In telecommunications, offering a state-of-the-art network will continue to be crucial and therefore stay in focus for Telenor. However, what will be increasingly important for a successful differentiation over the next years is the way how you serve your customers across the different touch points.In other words, providing a consistent, highly convenient and even seamless experience will be the key for attracting customers.
Telecommunications are one of the most important and exciting industries nowadays. Important, because the magnitude of investments in this area is significant and spreads over decades. Telenor is still the biggest foreign investor in Serbia, having invested 1.53bn Euros in 2006. In 2014 only, Telenor has invested around 20 mn Euros in expanding its network and is investing 40 mn Euros in building the first mobile bank in the region.
As stated in RATEL’s report for 2013, total revenues from telecom services in 2013 in Serbia amounted to 1.55 bn Euros, out of which mobile has the biggest share of the pie (57%). This means that the overall share of the Telco industry in GDP is around 5%, a figure that is rather stable over time. So far, we were witnesses of steady growth in the Telco sector, especially when it comes to mobile, Internet and pay TV markets. However, starting from this year, we see the first ever decline in total mobile market value in Serbia (approx. -3%), while in some countries in Europe even more severe declines have been visible for several years already. Besides the challenging macro-economic conditions, the main reason for such a development lies in the reduction of interconnection rates, which are regulated.
Despite all challenges, the Telco industry appears to be rather resilient in tough times. Because communication and information is one of the core human needs regardless of the circumstances people are more willing to give up other types of consumption than mobile, Internet or TV. The Telco industry is also very attractive from an employee perspective. It attracts many young talents who look for great possibilities to learn and grow in a modern, international working environment.
When talking about the Serbian mobile market, it is important to say that in terms of penetration and access to most advanced services we are pretty much on par with the more developed markets. With SIM penetration of close to 130% and availability of the full assortment of latest handsets, products and services, Serbian customers are in the same position as their peers from Western Europe and the US, for example. Even the iPhone has finally arrived to Serbia!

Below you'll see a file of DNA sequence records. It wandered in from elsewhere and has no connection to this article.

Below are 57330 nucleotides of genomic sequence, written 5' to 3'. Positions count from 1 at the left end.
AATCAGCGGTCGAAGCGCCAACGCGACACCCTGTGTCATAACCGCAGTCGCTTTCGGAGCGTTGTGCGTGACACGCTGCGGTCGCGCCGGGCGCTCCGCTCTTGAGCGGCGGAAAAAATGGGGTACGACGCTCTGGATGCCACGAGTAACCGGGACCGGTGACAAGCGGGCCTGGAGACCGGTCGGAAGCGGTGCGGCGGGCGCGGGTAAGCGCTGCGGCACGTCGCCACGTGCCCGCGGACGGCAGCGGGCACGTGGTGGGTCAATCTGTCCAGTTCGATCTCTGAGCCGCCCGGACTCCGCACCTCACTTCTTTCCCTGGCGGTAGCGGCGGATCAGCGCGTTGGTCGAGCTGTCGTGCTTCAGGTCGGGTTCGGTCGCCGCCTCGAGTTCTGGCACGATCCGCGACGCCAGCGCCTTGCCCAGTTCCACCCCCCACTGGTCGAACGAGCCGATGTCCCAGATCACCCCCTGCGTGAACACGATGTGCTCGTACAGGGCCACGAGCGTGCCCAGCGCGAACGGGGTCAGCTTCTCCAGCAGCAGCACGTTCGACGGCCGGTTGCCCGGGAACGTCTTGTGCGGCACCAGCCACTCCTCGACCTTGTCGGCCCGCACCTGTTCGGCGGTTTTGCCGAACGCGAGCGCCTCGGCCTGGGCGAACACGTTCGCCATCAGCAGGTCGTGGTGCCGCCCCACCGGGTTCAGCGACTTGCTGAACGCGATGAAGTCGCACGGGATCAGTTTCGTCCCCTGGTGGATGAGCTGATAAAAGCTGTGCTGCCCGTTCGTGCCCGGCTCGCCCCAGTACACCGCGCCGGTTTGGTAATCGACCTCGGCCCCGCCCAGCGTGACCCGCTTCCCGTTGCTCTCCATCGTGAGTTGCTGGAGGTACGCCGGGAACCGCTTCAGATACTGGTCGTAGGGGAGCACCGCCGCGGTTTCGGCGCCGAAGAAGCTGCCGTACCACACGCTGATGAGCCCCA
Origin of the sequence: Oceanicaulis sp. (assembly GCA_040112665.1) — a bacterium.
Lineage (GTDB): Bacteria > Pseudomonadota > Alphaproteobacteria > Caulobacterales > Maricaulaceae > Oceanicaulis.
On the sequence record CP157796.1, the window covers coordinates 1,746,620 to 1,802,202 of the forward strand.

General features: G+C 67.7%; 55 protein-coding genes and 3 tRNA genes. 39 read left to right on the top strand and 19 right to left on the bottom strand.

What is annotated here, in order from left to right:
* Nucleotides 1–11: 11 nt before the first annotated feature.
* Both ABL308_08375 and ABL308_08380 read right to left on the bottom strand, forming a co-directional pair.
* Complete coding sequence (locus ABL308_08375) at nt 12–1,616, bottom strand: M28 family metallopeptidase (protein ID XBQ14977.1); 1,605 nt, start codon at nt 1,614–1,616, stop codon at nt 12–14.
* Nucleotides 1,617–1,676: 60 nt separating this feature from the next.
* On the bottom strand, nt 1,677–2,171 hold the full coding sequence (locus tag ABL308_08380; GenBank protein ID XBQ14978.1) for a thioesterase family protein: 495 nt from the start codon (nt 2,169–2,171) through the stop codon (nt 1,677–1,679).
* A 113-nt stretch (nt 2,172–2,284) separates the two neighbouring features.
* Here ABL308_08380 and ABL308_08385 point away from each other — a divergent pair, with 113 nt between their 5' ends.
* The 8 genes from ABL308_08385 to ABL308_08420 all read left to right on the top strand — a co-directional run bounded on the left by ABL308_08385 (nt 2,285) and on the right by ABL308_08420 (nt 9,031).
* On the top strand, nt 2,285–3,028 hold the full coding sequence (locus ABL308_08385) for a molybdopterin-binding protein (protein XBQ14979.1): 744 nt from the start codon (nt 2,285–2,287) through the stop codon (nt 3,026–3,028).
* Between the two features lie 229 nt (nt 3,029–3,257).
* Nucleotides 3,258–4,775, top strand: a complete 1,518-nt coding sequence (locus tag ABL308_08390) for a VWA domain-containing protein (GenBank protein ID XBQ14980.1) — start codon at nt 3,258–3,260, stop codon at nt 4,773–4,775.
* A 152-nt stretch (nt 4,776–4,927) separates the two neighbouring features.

Talking about smart phones, their uptake is rising steadily, contributing to an overall growth of mobile Internet usage and accelerating the so called “voice to data transition”. Today, the Smartphone penetration amongst Serbian mobile users is around 35%, and constantly rising. Besides the natural demand from customers, this growth is mainly fuelled by the mobile operators who are subsidizing smart phones and thus making them more affordable in combination with postpaid contracts that offer attractive bundles of voice, data and messaging. This has shifted customers from prepaid to postpaid, which means that the prepaid base is increasingly left to customers who spend less, many of them having to further optimize their mobile spending due to economic constraints. Besides this, mobile operators always explore additional models to enable people having a Smartphone.
One other important trend we face is the significant rise of Internet based communication services such as Skype, Viber and WhatsApp. According to our market surveys conducted during 2014, approx. 80% of mobile Internet users are using at least one of these services, which is around 30% of all mobile customers. The main reasons are significant cost saving potentials as well as enhanced features and ease of use. Mobile operators around the world are still struggling to find the best approach for how to deal with that trend, ranging from one extreme like blocking Voice over IP usage to another such as offering access to these services for free. In my view, it is clear that partnership models have to be found between the Internet services players and the operators, which allow a sustainable business on both sides. Internet players need high quality access to hundreds of millions of customers, and operators need investment security to build this high quality access.